Terry Nusyna was a nice Jewish girl who went to York University, took film and art and was so pretty that she snagged David Clayton Thomas, a now-obscure rock star who married her and, according to Nusyna, abused her. She ran away with nothing to show but her Camaro. It was something, she vowed, that would never happen again. Gordon was also a bit of a star when she met him. He was performing at Second City in Toronto and on television; he was a popular local comedian, who for the first few years of their marriage kept her in the style she could just about handle, given that she expected much more. She wanted Gordon to be a bigger star, to go to Hollywood. He was a family man, he wanted a connected life in his community, with his friends, wife and children. She started to criticize him, he fought back, the marriage deteriorated and finally they agreed to divorce.
Between them they had a detached house in the posh Forest Hill section of Toronto, and two daughters, 6 and 3. Nusyna decided that there was no way she was going to slip even further down the slope of the glitterati, decided to keep both house and kids and hired herself the meanest lawyer she could find. From then on, according to Dennis, who documents her case meticulously, Nusyna used the law to fox Gordon at every turn, over a period of seven years misappropriating and hiding every penny she could, estranging his daughters and in 1997 disappearing without a trace with both children in tow.
Gordon tracked her down in Thornhill, a suburb north of Toronto where she is now under indictment for theft in a separate matter. His children think Gordon is to blame for everything and refuse to answer any of his imploring letters and cards. Despite having a joint custody agreement in hand, he cannot get the police to enforce it. Go to court, he is told. He can't; he is bankrupt. Besides, the decisions of the court have never favoured him.
All Gordon wanted, claims Dennis, was half the profits on the house and joint custody of his daughters, whom he adored, wanted and, because of his profession, had been able to spend a great deal of time with when they were babies and toddlers. He was more attached than the average working dad and losing his children was utter unending agony; he fought for them in any way he could, long past the time that most normal men would have shrugged their shoulders, closed their chequebooks and started other families. Father's rights, Dennis makes clear, are secondary under the law, and the law has absolutely no way of defending itself against a manipulative woman bent on revenge.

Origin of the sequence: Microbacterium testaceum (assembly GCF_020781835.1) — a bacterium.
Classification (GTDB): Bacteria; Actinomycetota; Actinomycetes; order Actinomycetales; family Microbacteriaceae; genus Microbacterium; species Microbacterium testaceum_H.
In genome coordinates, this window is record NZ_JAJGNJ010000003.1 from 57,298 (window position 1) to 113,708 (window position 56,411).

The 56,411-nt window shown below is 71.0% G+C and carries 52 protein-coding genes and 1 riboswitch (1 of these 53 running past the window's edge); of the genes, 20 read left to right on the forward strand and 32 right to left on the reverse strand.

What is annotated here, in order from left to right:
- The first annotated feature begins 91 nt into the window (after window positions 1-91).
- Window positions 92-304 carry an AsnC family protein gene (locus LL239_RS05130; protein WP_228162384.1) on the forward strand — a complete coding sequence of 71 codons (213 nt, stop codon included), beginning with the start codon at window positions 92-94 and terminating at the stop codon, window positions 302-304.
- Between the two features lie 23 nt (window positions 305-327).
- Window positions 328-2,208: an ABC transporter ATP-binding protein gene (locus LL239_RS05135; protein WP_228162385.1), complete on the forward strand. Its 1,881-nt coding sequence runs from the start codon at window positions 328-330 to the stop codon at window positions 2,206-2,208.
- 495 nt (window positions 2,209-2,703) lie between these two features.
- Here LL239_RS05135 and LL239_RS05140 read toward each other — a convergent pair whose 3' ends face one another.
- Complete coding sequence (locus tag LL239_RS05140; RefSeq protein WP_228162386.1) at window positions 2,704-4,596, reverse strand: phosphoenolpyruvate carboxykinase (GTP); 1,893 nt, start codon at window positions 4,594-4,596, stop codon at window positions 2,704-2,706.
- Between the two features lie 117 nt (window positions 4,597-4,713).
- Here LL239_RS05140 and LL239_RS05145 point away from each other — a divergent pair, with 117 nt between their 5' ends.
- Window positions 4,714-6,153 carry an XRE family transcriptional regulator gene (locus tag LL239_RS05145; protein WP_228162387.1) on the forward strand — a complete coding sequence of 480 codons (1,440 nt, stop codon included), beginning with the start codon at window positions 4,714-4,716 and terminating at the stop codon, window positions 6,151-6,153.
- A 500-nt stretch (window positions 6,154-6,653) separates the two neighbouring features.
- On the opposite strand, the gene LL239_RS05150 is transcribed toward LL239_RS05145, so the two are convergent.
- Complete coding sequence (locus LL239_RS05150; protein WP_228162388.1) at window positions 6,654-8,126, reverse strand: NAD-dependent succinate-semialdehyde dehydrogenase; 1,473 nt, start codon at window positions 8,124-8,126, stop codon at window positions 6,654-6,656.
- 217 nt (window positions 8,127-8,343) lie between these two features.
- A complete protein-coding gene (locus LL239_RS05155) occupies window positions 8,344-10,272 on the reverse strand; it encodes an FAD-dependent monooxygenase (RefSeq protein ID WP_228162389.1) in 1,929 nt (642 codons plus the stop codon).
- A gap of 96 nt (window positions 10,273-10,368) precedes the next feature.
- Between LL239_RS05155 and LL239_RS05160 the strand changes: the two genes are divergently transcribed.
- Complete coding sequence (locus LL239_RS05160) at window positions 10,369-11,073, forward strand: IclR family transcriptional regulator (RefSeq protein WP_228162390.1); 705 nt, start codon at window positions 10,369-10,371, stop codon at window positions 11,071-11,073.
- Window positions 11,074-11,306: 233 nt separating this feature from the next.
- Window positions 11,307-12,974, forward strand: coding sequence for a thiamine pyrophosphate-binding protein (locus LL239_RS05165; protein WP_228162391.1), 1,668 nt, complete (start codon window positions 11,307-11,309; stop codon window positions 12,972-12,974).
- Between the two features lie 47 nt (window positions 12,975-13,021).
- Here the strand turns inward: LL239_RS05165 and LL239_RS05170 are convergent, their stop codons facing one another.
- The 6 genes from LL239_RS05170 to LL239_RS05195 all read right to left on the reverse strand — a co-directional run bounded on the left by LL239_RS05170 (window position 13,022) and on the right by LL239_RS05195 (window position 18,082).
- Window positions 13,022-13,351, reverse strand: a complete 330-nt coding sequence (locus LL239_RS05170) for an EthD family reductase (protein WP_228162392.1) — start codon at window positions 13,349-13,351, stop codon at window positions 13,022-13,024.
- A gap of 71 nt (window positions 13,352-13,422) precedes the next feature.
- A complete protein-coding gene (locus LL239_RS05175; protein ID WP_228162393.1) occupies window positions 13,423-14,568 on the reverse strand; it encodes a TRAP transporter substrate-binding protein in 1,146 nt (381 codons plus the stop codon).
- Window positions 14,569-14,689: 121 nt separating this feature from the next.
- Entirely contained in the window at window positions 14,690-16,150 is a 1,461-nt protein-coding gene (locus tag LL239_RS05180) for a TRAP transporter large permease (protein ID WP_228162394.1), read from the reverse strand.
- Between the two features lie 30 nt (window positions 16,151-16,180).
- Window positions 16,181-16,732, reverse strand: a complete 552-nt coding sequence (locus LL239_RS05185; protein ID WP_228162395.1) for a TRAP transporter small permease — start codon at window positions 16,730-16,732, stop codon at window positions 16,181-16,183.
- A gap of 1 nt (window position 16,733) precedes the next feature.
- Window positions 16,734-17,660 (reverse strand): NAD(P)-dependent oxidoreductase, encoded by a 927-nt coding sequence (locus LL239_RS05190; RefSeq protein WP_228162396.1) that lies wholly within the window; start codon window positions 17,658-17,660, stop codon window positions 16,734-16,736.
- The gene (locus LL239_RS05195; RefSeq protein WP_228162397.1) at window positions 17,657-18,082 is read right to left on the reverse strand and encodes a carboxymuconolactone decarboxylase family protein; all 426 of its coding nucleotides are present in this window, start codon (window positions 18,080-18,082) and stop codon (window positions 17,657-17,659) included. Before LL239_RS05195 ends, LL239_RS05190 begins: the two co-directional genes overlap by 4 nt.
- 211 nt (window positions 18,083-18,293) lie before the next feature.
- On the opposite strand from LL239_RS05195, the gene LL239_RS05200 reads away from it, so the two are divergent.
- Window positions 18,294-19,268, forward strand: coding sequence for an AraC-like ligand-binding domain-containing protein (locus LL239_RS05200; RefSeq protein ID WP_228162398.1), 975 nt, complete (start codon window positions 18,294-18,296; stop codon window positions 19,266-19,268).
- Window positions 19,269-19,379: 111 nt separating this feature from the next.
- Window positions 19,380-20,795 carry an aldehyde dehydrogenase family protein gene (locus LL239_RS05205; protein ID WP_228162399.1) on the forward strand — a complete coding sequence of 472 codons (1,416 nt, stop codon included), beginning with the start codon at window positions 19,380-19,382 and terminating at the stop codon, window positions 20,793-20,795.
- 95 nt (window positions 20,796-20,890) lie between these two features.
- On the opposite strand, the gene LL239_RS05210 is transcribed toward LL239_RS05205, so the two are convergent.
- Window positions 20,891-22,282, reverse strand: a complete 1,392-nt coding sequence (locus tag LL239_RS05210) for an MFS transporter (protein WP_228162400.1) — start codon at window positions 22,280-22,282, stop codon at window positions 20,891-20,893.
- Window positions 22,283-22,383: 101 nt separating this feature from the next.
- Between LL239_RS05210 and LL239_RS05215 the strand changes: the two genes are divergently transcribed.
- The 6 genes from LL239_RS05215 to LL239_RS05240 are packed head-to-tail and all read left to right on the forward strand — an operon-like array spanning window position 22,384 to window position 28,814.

The fundamental strength of this book is also its central flaw. While Dennis can catalogue the Chinese water torture of this divorce in all its intricacies, she is, without apology, entirely on the side of the husband. She is also in love with him, lives with him and cannot, therefore, judge him with the clarity she might find at arm's length. Everything she claims about Gordon's feelings must therefore be interpreted with that in mind. Gordon is too good, too kind, too forebearing, too loving. He is less than real. He also appears to be not very smart: He caved when he should have fought and he only began fighting when he had lost. He is a dumb saint and Nusyna a crafty sinner. And one wonders about the devotion of a man who would allow the malevolence of his children's mother to be made such a cause celebre . What chance has he of regaining his children's trust with Divorce from Hell in every bookstore in the country?